- Wöhler, Friedrich (1828). "Ueber künstliche Bildung des Harnstoffs". Annalen der Physik und Chemie. 88 (2): 253–256. Bibcode:1828AnP....88..253W. doi:10.1002/andp.18280880206. — Available in English at: "Chem Team".
- Chemie heute, Schroedel Verlag, Klasse 9/10. Chapter 3: Chemie der Kohlenwasserstoffe. Excursus pg. 64, ISBN 978-3-507-86192-3. Translated from original: „Ich kann, so zu sagen, mein chemisches Wasser nicht halten und muss ihnen sagen, daß ich Harnstoff machen kann, ohne dazu Nieren oder überhaupt ein Thier, sey es Mensch oder Hund, nöthig zu haben.“
- "Ramberg (2000), following Rocke (1993), pp. 239–241, traced back the origin to H. Kopp’s Geschichte der Chemie, Vol. 1 (1843), p. 442; vol. 4 (1847), p. 244. The myth was unmasked by McKie in 1944, followed by a series of papers quoted by Ramberg" (Schummer 2003, p. 718).
- Deville, H.; Wohler, F. (1857). "Erstmalige Erwähnung von Si3N4". Liebigs Ann. Chem. 104: 256.
- Scientific American Supplement No. 362, 9 Dec 1882. Fullbooks.com. Retrieved on 28 May 2014.
- Ramberg, Peter J. (2000). "The Death of Vitalism and the Birth of Organic Chemistry". Ambix. 47 (3): 170–195. doi:10.1179/000269800790987401.
- Schummer, Joachim (2003). "The notion of nature in chemistry" (PDF). Studies in History and Philosophy of Science. 34 (4): 705–736. doi:10.1016/s0039-3681(03)00050-5.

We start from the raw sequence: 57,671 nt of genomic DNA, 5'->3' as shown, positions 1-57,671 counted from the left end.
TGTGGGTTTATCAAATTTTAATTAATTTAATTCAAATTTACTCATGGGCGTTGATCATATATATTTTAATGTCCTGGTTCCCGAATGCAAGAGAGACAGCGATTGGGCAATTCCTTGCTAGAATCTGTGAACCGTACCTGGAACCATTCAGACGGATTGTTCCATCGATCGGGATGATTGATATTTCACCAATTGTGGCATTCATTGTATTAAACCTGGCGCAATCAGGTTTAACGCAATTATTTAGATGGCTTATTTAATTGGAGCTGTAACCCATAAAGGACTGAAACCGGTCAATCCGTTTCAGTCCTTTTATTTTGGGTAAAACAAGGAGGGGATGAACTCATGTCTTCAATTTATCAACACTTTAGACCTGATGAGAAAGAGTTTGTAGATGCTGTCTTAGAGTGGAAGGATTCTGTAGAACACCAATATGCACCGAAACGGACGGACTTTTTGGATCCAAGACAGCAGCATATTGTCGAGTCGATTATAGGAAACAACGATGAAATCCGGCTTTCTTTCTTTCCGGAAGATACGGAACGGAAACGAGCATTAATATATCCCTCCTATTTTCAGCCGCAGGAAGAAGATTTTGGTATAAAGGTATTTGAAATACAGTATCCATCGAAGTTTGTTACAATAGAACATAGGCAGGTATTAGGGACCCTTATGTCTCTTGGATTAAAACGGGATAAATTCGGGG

- Uray, Johannes (2009). "Mythos Harnstoffsynthese". Nachrichten aus der Chemie. 57 (9): 943–944. doi:10.1002/nadc.200966159.
- Johannes Uray: Die Wöhlersche Harnstoffsynthese und das wissenschaftliche Weltbild. Graz, Leykam, 2009.
- Robin Keen: The Life and Work of Friedrich Wöhler. Bautz 2005.
- Johannes Valentin: Friedrich Wöhler. Wissenschaftliche Verlagsgesellschaft Stuttgart ("Grosse Naturforscher" 7) 1949.
- Georg Schwedt: Der Chemiker Friedrich Wöhler. Hischymia 2000.
- Brooke, John H. (1968). "Wöhler's Urea and its Vital Force – a verdict from the Chemists". Ambix. 15 (2): 84–114. doi:10.1179/000269868791519757.
- Kauffman, George B.; Chooljian, Steven H. (2001). "Friedrich Wöhler (1800–1882), on the Bicentennial of His Birth". The Chemical Educator. 6 (2): 121–133. doi:10.1007/s00897010444a.
- McKie, Douglas (1944). "Wöhler's syntethic Urea and the rejection of Vitalism: a chemical Legend". Nature. 153 (3890): 608–610. Bibcode:1944Natur.153..608M. doi:10.1038/153608a0.
- Ramberg, Peter J. (2000). "The Death of Vitalism and the Birth of organic Chemistry. Wöhler's Urea Synthesis and the disciplinary Identity of organic Chemistry". Ambix. 47 (3): 170–215. doi:10.1179/000269800790987401.
- Uray, Johannes (2010). "Die Wöhlersche Harnstoffsynhtese und das Wissenschaftliche Weltbild – Analyse eines Mythos". Mensch, Wissenschaft, Magie. 27: 121–152.
|Wikimedia Commons has media related to Friedrich Wöhler.|
|Wikisource has original works written by or about:|
Joy, Charles A. (August 1880). "Biographical Sketch of Frederick Wöhler". Popular Science Monthly. 17.
- Encyclopædia Britannica (11th ed.). 1911. .
- New International Encyclopedia. 1905. .
Dittmar, William (1888). . Encyclopædia Britannica. 24 (9th ed.). . The American Cyclopædia. 1879.
- Works by or about Friedrich Wöhler at Internet Archive